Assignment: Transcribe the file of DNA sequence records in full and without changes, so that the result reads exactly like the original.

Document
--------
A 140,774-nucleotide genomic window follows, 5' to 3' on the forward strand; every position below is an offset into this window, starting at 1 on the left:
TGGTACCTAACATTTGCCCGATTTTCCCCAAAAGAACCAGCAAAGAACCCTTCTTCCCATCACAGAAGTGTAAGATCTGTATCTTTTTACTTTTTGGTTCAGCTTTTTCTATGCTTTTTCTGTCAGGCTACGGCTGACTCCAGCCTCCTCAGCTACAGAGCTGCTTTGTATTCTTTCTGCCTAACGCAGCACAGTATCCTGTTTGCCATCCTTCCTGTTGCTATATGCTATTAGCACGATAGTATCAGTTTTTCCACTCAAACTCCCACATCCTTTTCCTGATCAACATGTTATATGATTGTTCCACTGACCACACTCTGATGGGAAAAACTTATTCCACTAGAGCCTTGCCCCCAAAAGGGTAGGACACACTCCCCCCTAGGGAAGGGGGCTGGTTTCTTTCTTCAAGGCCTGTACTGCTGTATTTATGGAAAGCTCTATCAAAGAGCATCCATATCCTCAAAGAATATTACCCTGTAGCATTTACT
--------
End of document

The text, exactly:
A 140,774-nucleotide genomic window follows, 5' to 3' on the forward strand; every position below is an offset into this window, starting at 1 on the left:
TGGTACCTAACATTTGCCCGATTTTCCCCAAAAGAACCAGCAAAGAACCCTTCTTCCCATCACAGAAGTGTAAGATCTGTATCTTTTTACTTTTTGGTTCAGCTTTTTCTATGCTTTTTCTGTCAGGCTACGGCTGACTCCAGCCTCCTCAGCTACAGAGCTGCTTTGTATTCTTTCTGCCTAACGCAGCACAGTATCCTGTTTGCCATCCTTCCTGTTGCTATATGCTATTAGCACGATAGTATCAGTTTTTCCACTCAAACTCCCACATCCTTTTCCTGATCAACATGTTATATGATTGTTCCACTGACCACACTCTGATGGGAAAAACTTATTCCACTAGAGCCTTGCCCCCAAAAGGGTAGGACACACTCCCCCCTAGGGAAGGGGGCTGGTTTCTTTCTTCAAGGCCTGTACTGCTGTATTTATGGAAAGCTCTATCAAAGAGCATCCATATCCTCAAAGAATATTACCCTGTAGCATTTACT